The author is a U.S. Marine (retired), CPA, and columnist living in Arlington, VT.

Categories: Commentary

9 replies »

  1. Just another reason for “term limits”. If the Senate had a two term limit as the Presidency does, that would mean Seniority and the “pork” that it generates would be less of an issue, and isn’t 12 years enough time for anybody to become swampified, and rendered a defacto elected bureaucrat ? No one should be allowed to become that entrenched in Washington !

    • 100% agree Patrick Finnie; I have to wonder if 1 term is enough….it is 6 yrs…..after all……….tired of this rat pack running the show……and hurting all of us while padding their pockets and future…….sick of it

  2. Unfortunately, in today’s DC political climate, Keelan’s words ring true. Doubly unfortunate that the heir (welch) and heiress apparent to welch’s congressional seat, balint will fit right into that democrat/socialist atmosphere- advocating for ESG, Social justice and the like- without remembering to represent all of Vermont, not just those of the donor class that paid to get them elected.
    Sadder yet- is that Vermont will indeed suffer by virtue of the reductions in federal spending heading for Vermont. Four decades of Vermont government spending were predicated by what jeffords, leahy and sanders sent to Vermont as handouts. We are about to see how the socialists react to cuts in the pork. Or, as Margaret Thatcher is attributed: “The problem with socialism is eventually you run out of other peoples money”

  3. It is sobering to read advocacy for pork dollars.

    Vermont received $10.16 billion dollars in so-called pandemic-relief funding, or $16,285 per person. That ranked Vermont as #2 in per person COVID dollar “assistance” from the federal government.

    At the beginning of relief funding if you were a renter you could call and say I cannot pay my rent. No problem says the State we have pandemic relief dollars to cover you! Any paperwork needed to prove the renter was unable to pay. Nope.

    Every dollar of pandemic relief funds was either borrowed by the US government on global capital markets or created out of thin air by the Federal Reserve by pushing buttons on a keyboard. Both count as federal debt.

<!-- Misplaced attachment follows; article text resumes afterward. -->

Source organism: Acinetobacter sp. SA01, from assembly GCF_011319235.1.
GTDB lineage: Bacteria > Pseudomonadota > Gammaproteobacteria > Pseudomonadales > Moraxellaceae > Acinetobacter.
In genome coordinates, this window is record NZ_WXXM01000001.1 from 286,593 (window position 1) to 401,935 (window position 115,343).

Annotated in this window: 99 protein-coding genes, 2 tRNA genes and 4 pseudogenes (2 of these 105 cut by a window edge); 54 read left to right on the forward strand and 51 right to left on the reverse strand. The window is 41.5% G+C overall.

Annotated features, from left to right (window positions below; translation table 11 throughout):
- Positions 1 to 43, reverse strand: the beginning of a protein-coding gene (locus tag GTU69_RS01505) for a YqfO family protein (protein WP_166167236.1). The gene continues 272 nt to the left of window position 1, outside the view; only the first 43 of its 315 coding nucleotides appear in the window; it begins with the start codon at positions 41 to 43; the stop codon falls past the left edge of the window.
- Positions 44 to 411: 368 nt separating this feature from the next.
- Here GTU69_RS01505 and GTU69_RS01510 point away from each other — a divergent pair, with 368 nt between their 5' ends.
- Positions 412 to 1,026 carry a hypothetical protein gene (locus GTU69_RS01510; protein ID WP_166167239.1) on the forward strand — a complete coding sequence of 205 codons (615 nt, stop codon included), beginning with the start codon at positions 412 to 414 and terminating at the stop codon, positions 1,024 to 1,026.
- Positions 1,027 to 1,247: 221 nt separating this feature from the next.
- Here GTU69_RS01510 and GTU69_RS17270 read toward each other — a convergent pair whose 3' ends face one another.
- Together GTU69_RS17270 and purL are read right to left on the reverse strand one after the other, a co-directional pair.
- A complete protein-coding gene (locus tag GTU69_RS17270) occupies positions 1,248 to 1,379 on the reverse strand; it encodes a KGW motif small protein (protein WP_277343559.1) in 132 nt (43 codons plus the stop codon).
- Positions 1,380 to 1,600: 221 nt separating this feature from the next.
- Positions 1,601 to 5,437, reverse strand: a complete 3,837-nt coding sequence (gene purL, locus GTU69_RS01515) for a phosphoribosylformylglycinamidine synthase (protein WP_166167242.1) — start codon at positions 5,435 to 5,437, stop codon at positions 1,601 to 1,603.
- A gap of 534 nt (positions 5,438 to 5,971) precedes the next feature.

Aggregate federal debt is now $31 Trillion dollars, up 444% since the year 2000!

    That debt is the legacy adults are leaving to society’s children. I call it economic rape of society’s children.

    So when Pat Leahy proudly proclaims he is bringing home the bacon, he is also proudly proclaiming he is economically assaulting the future of society’s children. That is not something I would be proud of (and probably why I am not a politician).

    It is all about immediate gratification, a cancer that defines all too many Americans.

  4. This is what is to be expected from states that embraces Socialism. They lose self-sufficiency and self-respect and forfeit their freedom.

  5. Golly, since when has the money sent to the states the feds? Last I knew it is paid to them, or printed creating more inflation. Vermont has had a looming financial crisis for years. Might be because they can’t live within a budget. Time for the Federal government and Vermont balance their budgets.

  6. Vermont will have to go on a financial diet. If we can’t support programs, and many of them questionable as to if they are a good use of funds, then we need to eliminate programs and subsidies. Soon enough the U.S. government will run out of money. The solution is not to tax we the people more, the solution is to stop spending what you haven’t got.

  7. More $$$$$ for more, unending social programs! Vermont is going to save the world…you’ll see! Maybe even the entire universe!